Author addresses rural decline in new novel

Book takes place in a fictional Alberta town where people are experiencing drought, low prices and young people looking to leave

The fictional town of Majestic likely resembles many small prairie communities. They are grappling with population decline and changes in ways of life.

Author Audrey J. Whitson touches on these themes in her new book, The Death of Annie the Water Witcher by Lightning, in which Majestic is experiencing drought, low commodity prices and young people looking for a way out.

“It’s an elegy for a passing time and a passing sense of community,” said Whitson, who recently read an excerpt of her book during a reading series event in Edmonton.

Ideas for Whitson’s book stemmed from the BSE crisis.

She said it hit in the middle of a seven-year drought, causing people who were already struggling to go under.

There were mental health costs associated with those challenging times, she said. People died by suicide and youth felt disaffected, turning to drugs and alcohol.

“There is hopelessness at times in that way of life,” Whitson said. “I wanted to lift up what that vision was and maybe, at least, honour it.”

The story of Majestic, which is set in Alberta, circles around the death of the town’s water witcher, Annie.

Annie is struck by lightning while divining water for a well. Following her death, stories of her past, as well as Majestic’s, slowly emerge.

For instance, the townspeople learn that Annie attended the provincial training school for mental defectives. The school used to exist in real life in Red Deer.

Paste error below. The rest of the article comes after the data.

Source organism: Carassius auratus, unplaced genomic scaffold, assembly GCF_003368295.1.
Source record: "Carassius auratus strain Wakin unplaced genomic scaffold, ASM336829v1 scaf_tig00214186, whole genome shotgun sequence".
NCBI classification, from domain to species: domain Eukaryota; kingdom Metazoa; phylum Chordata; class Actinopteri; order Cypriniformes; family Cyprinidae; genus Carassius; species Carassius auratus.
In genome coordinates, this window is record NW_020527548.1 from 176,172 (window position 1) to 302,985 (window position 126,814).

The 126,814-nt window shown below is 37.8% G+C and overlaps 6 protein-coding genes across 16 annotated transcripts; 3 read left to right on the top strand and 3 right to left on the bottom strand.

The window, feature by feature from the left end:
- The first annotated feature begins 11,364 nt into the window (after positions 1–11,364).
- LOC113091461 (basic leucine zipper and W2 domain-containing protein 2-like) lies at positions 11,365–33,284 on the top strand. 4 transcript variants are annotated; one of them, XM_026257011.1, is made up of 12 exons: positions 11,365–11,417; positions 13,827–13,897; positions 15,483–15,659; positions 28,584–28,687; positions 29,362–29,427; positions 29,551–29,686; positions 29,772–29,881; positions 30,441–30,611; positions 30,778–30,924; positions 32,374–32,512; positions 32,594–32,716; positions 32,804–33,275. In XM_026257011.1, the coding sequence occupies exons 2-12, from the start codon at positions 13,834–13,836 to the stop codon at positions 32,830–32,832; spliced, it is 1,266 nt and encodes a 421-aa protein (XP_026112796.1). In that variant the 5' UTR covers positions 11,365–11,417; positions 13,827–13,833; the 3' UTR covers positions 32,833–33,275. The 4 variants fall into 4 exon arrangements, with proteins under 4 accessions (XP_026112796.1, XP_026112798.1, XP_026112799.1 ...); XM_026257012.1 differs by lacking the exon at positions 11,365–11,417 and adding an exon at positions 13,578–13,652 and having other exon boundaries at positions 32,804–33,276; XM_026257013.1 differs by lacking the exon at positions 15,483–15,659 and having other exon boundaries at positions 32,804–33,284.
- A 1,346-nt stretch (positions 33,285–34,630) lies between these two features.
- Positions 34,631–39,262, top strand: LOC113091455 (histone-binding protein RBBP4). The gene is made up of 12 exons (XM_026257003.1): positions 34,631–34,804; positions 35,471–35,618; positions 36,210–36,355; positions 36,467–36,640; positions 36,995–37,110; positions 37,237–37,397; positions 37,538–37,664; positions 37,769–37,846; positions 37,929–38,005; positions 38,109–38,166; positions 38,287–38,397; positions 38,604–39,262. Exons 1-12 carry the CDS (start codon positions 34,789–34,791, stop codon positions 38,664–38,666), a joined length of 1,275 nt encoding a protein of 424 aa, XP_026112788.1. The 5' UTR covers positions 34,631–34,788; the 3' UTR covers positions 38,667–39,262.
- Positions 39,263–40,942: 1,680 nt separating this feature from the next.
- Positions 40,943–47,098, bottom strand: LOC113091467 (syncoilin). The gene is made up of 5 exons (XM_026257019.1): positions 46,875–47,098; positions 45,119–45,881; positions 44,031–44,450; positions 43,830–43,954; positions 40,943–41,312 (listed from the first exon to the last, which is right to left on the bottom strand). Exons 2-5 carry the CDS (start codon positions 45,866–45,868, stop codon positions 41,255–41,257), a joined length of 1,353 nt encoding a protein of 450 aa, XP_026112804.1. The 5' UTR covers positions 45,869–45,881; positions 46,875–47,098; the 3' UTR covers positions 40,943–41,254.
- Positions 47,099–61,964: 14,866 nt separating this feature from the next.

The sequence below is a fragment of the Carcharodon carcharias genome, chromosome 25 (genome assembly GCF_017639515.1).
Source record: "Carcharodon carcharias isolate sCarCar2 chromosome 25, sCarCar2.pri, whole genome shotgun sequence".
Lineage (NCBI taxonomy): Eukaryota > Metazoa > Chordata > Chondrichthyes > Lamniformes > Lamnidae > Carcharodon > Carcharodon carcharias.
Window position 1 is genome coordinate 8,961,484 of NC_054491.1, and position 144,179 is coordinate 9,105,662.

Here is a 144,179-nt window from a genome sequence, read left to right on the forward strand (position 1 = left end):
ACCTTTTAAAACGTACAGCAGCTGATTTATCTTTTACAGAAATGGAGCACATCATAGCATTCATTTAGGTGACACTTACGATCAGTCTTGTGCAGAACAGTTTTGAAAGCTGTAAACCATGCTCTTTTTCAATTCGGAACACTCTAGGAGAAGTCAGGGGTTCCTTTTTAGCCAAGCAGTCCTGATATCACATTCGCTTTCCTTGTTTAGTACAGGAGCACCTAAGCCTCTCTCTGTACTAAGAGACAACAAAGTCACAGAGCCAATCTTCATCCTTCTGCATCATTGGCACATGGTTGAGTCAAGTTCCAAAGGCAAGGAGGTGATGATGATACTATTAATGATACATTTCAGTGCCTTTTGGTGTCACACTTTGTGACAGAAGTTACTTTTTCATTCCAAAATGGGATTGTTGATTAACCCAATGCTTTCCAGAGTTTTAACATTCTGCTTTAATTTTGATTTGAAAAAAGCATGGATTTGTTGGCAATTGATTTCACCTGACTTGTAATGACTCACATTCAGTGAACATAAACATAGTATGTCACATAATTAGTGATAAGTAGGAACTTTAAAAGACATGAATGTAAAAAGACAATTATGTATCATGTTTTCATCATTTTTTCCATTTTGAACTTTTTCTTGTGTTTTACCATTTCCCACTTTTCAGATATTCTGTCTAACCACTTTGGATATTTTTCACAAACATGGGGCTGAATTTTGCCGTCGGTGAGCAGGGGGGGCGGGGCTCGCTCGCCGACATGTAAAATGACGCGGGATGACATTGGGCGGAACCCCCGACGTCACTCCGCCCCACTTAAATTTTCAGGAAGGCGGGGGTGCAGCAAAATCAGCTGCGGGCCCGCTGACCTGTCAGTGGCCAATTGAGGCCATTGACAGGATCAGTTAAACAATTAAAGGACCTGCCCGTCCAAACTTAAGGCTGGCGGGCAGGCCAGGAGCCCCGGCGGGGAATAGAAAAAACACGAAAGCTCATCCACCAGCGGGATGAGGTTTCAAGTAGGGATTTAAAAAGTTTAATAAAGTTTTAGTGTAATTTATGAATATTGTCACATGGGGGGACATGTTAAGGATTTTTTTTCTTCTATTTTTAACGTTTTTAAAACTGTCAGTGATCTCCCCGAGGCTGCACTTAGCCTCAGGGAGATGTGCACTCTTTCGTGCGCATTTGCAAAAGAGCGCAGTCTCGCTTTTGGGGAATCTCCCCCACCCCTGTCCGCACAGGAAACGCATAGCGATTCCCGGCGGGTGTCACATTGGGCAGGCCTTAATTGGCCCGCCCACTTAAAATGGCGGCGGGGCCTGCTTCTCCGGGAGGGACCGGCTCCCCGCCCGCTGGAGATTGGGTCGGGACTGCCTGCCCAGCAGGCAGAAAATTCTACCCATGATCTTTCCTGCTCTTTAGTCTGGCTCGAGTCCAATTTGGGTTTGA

Whitson said she was always fascinated by water witching.

While growing up in the Busby, Alta., area, her family had a water witcher. He helped locate groundwater sources for people in the community.

“They are different and outside the conventional. It’s an ancient remnant of an old tradition,” Whitson said. “I found it fascinating. I wanted to learn more about that through this character.”

She said when people read the book, she hopes they can get a sense of what farming communities are really like.

It isn’t an idyllic, picturesque place with green rolling hills, she said. It’s where real blood, sweat and tears are shed.

“There are the best people, there are sometimes the saddest people and also sometimes the worst people,” Whitson said. “There are all kinds of humanity in a community.”

While growing up on a farm, Whitson said she came across so many kinds of people. She wanted to convey that rural communities are infinitely complex.

“I think Majestic could be any kind of small town,” she said. “They have characters, histories and oddities. It’s not all a straight line.”

The Death of Annie the Water Witcher by Lightning can be purchased online at www.amazon.ca, or at McNally Robinson.

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